If I gave our hypothetical questioner an answer, is he going to get saved? I very much doubt it, because I’ve played this game too as a young believer. What happens when you provide answers to a long list of trick questions? You get an even longer list to answer.

There is no end to the deflections and rationalizations of which the human mind is capable in evading God.

Ready to Give an Answer

But aren’t we Christians supposed to always be prepared to ‘give an answer’?

Sure, but an answer for what? Peter says, “In your hearts honor Christ the Lord as holy, always being prepared to make a defense to anyone who asks you for a reason for the hope that is in you; yet do it with gentleness and respect.”

I very much doubt Peter was counselling the average new believer in the first century to have at his disposal the technical answers to all possible weird questions about the text of the Hebrew Old Testament. The poor new believer, for one thing, didn’t have Google or Josh McDowell. He didn’t even have a copy of the scripture. He had in his head whatever he had been able to memorize, probably from a Greek translation of the Old Testament. He didn’t even have the full New Testament yet. It hadn’t been compiled.

Even today, with all the resources available to us, some people are good at apologetics. Some people couldn’t argue their way out of a paper bag.

Shouldn’t We Be Able to Demolish Arguments?

But didn’t the apostle Paul say of Christians that we should be able to demolish arguments?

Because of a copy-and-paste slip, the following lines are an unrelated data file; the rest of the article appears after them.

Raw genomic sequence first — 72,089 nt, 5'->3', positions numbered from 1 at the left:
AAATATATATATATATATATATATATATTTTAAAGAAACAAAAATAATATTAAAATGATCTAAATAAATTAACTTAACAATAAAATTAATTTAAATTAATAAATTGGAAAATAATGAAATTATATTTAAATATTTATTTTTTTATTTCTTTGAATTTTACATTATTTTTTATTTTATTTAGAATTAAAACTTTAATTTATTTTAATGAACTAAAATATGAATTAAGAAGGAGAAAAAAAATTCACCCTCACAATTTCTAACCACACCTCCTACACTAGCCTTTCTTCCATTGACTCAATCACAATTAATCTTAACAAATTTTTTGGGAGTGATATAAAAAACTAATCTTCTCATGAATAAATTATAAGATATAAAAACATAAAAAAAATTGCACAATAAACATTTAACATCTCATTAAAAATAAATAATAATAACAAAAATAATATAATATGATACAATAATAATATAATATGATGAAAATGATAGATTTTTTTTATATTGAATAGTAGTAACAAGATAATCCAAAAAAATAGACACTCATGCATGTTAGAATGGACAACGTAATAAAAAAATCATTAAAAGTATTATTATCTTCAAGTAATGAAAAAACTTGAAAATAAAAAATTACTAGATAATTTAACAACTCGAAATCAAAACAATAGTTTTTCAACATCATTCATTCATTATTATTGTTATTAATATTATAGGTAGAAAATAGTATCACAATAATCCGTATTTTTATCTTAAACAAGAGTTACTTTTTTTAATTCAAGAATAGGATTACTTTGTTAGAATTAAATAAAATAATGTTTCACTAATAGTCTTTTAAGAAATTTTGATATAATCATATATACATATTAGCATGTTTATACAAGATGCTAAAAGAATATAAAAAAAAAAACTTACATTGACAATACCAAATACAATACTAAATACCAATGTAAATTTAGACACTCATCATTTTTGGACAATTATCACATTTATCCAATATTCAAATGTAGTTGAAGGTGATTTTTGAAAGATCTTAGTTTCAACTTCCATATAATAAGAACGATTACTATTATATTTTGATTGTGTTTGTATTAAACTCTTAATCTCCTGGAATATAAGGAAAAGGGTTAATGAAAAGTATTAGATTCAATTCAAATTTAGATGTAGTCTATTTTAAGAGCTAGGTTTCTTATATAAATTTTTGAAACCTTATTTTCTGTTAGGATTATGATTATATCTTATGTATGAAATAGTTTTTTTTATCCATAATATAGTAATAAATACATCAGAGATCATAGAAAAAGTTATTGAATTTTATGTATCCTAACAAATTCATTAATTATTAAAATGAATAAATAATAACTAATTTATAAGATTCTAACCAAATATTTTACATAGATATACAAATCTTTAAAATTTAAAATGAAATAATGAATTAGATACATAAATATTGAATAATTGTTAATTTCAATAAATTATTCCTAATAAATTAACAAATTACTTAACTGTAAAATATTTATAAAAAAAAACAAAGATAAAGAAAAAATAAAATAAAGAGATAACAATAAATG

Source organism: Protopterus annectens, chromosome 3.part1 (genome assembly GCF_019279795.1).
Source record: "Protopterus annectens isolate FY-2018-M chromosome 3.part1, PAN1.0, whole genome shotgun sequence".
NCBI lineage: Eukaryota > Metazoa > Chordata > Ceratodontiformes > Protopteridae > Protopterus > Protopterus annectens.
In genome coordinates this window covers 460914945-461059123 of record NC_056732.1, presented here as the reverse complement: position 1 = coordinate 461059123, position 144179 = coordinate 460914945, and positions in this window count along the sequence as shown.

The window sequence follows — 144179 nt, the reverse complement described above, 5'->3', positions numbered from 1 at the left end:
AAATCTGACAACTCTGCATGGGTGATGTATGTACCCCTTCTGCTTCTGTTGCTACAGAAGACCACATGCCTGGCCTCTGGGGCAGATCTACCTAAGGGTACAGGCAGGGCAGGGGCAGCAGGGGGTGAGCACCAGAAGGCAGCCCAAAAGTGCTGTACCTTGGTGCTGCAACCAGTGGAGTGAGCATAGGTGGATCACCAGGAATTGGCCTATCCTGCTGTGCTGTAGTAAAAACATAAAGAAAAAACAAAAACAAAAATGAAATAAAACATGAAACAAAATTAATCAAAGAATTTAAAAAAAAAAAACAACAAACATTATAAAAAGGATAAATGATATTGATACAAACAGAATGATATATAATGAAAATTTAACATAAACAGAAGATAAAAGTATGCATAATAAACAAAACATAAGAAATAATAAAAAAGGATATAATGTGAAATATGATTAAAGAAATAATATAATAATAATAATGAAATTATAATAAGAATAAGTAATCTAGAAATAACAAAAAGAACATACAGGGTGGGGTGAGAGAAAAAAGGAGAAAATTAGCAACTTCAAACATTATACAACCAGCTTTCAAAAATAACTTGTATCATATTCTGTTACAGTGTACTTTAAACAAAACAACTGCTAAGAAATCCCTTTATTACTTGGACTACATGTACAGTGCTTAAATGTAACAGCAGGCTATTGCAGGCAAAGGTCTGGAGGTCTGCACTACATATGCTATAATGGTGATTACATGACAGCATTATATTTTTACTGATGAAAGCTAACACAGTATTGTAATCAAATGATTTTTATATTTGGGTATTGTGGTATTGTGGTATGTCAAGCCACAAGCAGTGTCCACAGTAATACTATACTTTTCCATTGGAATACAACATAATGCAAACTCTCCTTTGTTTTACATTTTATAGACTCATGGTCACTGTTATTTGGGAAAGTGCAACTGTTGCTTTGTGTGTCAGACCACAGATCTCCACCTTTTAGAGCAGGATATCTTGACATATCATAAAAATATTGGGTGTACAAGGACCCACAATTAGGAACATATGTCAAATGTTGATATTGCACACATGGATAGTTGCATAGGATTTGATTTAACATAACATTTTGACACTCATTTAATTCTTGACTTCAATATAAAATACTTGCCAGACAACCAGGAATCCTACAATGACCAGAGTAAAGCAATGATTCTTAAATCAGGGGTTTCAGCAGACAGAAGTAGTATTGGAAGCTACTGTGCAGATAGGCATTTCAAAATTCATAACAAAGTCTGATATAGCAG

That quote comes from Paul’s second letter to the Corinthians. Specifically, he wrote, “We destroy arguments and every lofty opinion raised against the knowledge of God, and take every thought captive to obey Christ.” But is that an expectation for every believer? He goes on to say, “... being ready to punish every disobedience, when your obedience is complete.” If demolishing arguments is my job as a believer, is punishing disobedience in my purview as well?

Clearly not. In context, Paul is talking about his own gifts and ministry to the Corinthian believers, not some general expectation for all Christians. Please feel free to follow his example if you find yourself in a similar situation with similar gifts. But it’s not my skill set and it may not be yours either.

We don’t read that the fruit of the Spirit is spectacular debating skill. The Lord had that ability. The apostle Paul had it. But the ability to reason and convict others by argument is only of value in a very small number of situations. I know of far more people who have come to the Lord because of a gracious, loving gesture than have been argued into the kingdom.

My Hope

Peter said we are to be prepared to give an answer for the hope that we have in Christ. My hope rests on the finished work of my Saviour. I have peace with God and expect to spend forever in his presence because I rest in Christ, and Christ has fully and completely satisfied God with respect to the question of my sin for all eternity.

Cain’s wife? An interesting intellectual exercise, that’s all.

She doesn’t have a thing to do with my hope.